More Winners of the 51 Awards Are Announced
Four of the Final Award Winners Are Revealed
You voted and over a two-week period, will reveal the winners in the 2008 51 Awards.  These awards contain 36 categories related to short track racing during the 2007 season.  Fans voted over a one-month period and their ballots were verified and tabulated.  Watch daily to see more winners with the biggest honor, Short Track Racer of the Year, being announced on March 17th live on Race Talk Radio.
Short Track Person of the Year (Non Driver)

There aren’t many roles in the sport of short track racing that Dr. Dick Berggren hasn’t been in.  He’s been a driver, he’s been a race promoter but the biggest contribution that the former college professor has made to the sport has been as a publisher.

After making a pair of monthly racing magazines into household names, Berggren launched Speedway Illustrated in the late 1990’s and has turned it into a source to find out the stories of racing, technical tips for racers and in-depth reports from tracks short and long.  He’s taken on a number of racing issues, such as safety, head-on and challenged the industry to better itself.  He’s also the force behind the revitalized Speedway Expo show in New England.

And the most impressive thing is that Berggren really doesn’t need to do anything of this.  He’s got a nice role as a television personality for FOX Sports and could easily forget about his short track roots.  Yet, on his off weekends from the big tracks, it is likely that you’ll still find him taking in a weekly show at Lee or All-Star Speedway.
As a thank-you for what he has given to the sport of short track racing, the fans voted Dr. Berggren as the Short Track Person of the Year.  The race wasn’t even close, with Berggren earning more than twice the number of votes as his closest competitor.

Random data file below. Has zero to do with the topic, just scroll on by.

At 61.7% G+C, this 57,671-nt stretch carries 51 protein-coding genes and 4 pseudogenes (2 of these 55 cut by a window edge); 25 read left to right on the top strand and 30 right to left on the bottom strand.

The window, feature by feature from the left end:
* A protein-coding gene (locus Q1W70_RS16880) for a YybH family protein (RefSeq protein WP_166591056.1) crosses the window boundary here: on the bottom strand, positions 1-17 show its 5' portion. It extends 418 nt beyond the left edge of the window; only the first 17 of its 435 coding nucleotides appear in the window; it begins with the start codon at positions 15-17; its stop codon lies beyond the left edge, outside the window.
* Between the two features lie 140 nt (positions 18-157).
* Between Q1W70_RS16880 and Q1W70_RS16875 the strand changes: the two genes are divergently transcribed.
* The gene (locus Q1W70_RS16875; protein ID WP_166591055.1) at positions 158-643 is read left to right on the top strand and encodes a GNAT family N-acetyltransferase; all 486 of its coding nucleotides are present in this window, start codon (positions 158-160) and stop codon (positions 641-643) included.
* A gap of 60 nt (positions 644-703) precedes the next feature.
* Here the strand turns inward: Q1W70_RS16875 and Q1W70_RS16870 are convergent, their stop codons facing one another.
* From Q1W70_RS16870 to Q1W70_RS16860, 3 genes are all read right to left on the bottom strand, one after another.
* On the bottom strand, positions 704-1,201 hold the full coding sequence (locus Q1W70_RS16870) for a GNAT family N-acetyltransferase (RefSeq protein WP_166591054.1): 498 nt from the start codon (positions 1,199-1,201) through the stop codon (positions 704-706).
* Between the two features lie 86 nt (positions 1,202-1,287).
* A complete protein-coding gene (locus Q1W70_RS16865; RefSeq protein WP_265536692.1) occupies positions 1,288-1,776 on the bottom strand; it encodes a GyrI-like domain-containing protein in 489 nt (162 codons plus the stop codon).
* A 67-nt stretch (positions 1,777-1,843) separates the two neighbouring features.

On a personal note, the editor of this site agrees with the fan choice.  You see, I got my start in the journalism end of this business working as an intern for him more nearly 15 years ago.  Dr. Berggren didn’t believe that an intern’s job was just to do the dirty work.  He recognized that I was there to learn.  So every afternoon during the summer of 1994, one of the busiest men of the racing business, would take a block of time to teach a simple college student about the business.  I can’t even begin to tell you how much that I learned and how that has made me a better writer, editor and person through the years.  Thank you Dr. Berggren and it is obvious that I’m not alone in knowing what a class act that you are.
Next in the voting was Ricky Brooks, who is the head of tech at Five Flags Speedway.  If someone can get a cheater part past Brooks or his staff, they probably deserve the advantage from it.  Brooks is tough and hasn’t made a lot of friends at time, but you’ll rarely find anyone, even out of the men who he has disqualified, who thinks that he is unfair. 

Bob Bahre placed third for his career of contributions to New England racing.  Bahre is the father of the Oxford 250 and made Oxford Plains Speedway into one of the best short track around.  In the 1980’s, he sold Oxford and had the dream to build a big track.  Without any public money or concessions from the government, Bahre and his son Gary built the New Hampshire International Speedway.  He gave short track tours like the NASCAR Busch North/Busch East Series and the NASCAR Modified Tour a place to showcase their racing.  He provided those teams with a points championship and even dipped into his own pocket to pay out tow money to teams that didn’t make a show at his track.  Bahre sold the facility to Speedway Motorsports, Inc. in 2007 and he will be missed.

A pair of veterans in racing rounded out the top five.  They were NASCAR Whelen Modified Tour team owner Bob Garbarino and long-time USAR Pro Cup Series official Fritz Augustine.  2007 was a big year for both men.  Garbarino won his first Tour championship and Augustine retired after a long and distinguished career as an official.
Best Personality

It was our closest race of all of the categories in the 51 awards.  We presented fans with a list of 20 nominees in the category of Best Personality and it all came down to just about the final vote.  It was an important category too.  Having a racer who enjoys talking to short track fans and who is willing to lend a hand to his or her fellow competitor is essential to the survival of short track racing.